This chapter will analyze six pre-imaging processes in detail, and describe how they are altered to prepare computer graphics differently for each of the four imaging technologies. We will refer back to the computer graphic design/creation process to outline how graphics could be altered so they can be more effectively reproduced with each imaging technology. This is the missing link in the graphic communications business in today’s marketplace. Designers create computer graphics in software that is increasingly designed for electronic image creation. They do not realize that the same graphic they created for a home page on the Internet should not be used for the cover of a book. They email the image to a lithographic print production facility and the pre-press department of that facility does hand springs trying to alter the image to work on their sheet-fed presses. This adds time and cost to the job that is usually buried. The designer never gets feedback on how the design could be altered to be more effective for lithographic production.

When pre-press was a computer-to-film process, there were two important factors that ensured designers got this critical feedback. The software for computer graphic production was specialized for print creation and content could be photographed or computer-generated and combined on film. Computer graphic designers knew their image was only going to be used for the cover of a book and created it appropriately. They also had to submit their computer graphic to a graphic communications production facility that was separate from the lithographic print facility. If there were extra costs incurred to prepare the computer graphic for a lithographic press, the designer was informed and invoiced for the extra work the image preparation entailed. So the designers were working with computer graphic software that would not let them create imagery that was not appropriate for print production, and if they did dream up an image that did not work well, they were immediately informed of the extra costs they were incurring.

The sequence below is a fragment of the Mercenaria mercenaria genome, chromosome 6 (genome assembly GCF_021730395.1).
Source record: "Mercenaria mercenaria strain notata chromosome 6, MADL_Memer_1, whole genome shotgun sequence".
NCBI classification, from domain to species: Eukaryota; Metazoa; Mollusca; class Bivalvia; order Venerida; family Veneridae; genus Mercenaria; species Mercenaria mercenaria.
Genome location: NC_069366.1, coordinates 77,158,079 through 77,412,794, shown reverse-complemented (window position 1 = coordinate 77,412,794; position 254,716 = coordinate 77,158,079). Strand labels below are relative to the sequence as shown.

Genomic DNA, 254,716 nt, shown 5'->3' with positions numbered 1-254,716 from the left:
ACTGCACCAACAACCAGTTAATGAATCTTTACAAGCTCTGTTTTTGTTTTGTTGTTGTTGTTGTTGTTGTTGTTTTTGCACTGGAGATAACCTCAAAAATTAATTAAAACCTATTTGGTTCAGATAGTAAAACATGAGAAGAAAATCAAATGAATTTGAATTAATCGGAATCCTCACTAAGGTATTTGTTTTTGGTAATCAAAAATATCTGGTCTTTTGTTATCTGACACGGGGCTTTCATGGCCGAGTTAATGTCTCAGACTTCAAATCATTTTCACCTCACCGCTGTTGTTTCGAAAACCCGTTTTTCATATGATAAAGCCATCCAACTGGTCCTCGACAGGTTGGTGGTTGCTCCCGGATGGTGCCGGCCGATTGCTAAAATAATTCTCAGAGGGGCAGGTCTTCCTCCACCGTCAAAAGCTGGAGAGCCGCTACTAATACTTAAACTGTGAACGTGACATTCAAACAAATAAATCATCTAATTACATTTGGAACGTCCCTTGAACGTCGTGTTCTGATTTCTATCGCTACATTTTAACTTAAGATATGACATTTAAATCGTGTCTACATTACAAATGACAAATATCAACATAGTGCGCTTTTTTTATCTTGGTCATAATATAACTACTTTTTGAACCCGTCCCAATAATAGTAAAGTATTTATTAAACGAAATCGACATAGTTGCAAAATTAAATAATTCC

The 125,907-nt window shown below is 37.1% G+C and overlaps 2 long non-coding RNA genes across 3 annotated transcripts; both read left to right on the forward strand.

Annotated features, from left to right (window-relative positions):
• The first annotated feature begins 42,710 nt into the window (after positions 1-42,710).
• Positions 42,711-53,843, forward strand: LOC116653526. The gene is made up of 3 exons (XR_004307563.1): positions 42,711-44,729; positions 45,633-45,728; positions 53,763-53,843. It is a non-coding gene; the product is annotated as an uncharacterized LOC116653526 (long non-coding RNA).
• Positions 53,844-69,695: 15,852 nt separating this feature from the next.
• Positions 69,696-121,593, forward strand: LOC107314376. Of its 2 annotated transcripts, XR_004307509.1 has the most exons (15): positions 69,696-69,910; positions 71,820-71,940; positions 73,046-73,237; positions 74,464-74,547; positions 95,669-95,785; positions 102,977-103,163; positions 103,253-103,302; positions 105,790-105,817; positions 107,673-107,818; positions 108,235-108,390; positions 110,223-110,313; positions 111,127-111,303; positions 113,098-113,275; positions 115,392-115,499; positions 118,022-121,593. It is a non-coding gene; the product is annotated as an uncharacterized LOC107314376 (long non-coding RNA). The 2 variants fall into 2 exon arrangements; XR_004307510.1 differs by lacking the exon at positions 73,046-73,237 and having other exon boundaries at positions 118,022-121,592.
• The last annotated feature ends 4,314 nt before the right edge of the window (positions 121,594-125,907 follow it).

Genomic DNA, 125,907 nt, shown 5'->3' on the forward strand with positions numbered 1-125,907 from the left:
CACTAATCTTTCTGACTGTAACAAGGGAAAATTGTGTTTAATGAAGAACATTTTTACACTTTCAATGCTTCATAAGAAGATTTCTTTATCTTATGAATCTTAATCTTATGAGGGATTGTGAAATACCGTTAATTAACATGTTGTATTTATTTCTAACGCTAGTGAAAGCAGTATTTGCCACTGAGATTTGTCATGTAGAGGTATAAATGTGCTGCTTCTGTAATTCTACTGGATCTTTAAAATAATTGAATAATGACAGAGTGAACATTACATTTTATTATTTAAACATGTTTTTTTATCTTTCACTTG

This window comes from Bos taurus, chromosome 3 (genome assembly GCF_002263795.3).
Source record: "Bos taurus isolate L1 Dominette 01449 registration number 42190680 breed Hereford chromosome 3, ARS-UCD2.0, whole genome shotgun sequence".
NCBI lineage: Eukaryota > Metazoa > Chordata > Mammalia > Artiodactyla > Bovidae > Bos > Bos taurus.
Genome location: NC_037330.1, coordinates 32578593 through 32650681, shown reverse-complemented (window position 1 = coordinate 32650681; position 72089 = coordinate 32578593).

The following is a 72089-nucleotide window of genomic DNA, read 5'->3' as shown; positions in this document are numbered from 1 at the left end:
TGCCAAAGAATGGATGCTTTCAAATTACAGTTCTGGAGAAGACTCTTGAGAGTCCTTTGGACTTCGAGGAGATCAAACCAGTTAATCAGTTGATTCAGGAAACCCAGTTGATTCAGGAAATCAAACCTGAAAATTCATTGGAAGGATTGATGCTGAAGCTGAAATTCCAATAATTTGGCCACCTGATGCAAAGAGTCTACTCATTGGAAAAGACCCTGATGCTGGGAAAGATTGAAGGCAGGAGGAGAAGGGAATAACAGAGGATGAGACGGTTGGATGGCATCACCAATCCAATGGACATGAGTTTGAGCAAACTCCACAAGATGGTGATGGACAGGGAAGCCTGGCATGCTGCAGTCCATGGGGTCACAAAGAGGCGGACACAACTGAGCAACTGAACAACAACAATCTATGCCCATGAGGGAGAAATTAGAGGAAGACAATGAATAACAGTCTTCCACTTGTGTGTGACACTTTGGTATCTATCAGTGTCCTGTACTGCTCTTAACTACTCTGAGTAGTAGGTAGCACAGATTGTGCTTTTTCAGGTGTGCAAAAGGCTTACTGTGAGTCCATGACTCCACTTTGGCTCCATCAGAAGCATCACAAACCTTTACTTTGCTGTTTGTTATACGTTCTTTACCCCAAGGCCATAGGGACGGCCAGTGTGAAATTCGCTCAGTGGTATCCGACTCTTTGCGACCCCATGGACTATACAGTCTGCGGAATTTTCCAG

In the 21st-century marketplace, all graphics that drive our four primary imaging technologies are created on the computer. Computer graphics software is designed to create effects for images that will stay in the electronic media: web, broadcast, digital film, and hand-held communication technologies. Pre-imaging processes are either automated or a part of the print manufacturing business and usually considered the painful part of feeding the print machinery that no one wants to talk about. So computer graphic designers drive software that lets them create outrageous images for imaging reproduction manufacture. They are less concerned about the ‘print’ part of a media campaign, and manufacturers are hesitant to inform them that their designs incurred extra costs to reproduce. We can contribute to a solution to this problem by analyzing all of the pre-imaging processes for each type of reproduction manufacture and link them back to the computer graphic design software.

We will examine six pre-imaging processes:

  • Raster image processing (RIP) technologies that are common to all four manufacturing processes
  • Colour management for repeatability, as a part of the RIP process
  • Trapping to lithographic and flexographic specifications
  • Transparency, which is a visual effect that has a great impact on imaging
  • Imposition for pre-RIP and post-RIP for media utilization
  • Preflight analysis and automation for computer file creation

License

Icon for the Creative Commons Attribution 4.0 International License

5.1 Introduction by Wayne Collins is licensed under a Creative Commons Attribution 4.0 International License, except where otherwise noted.

Share This Book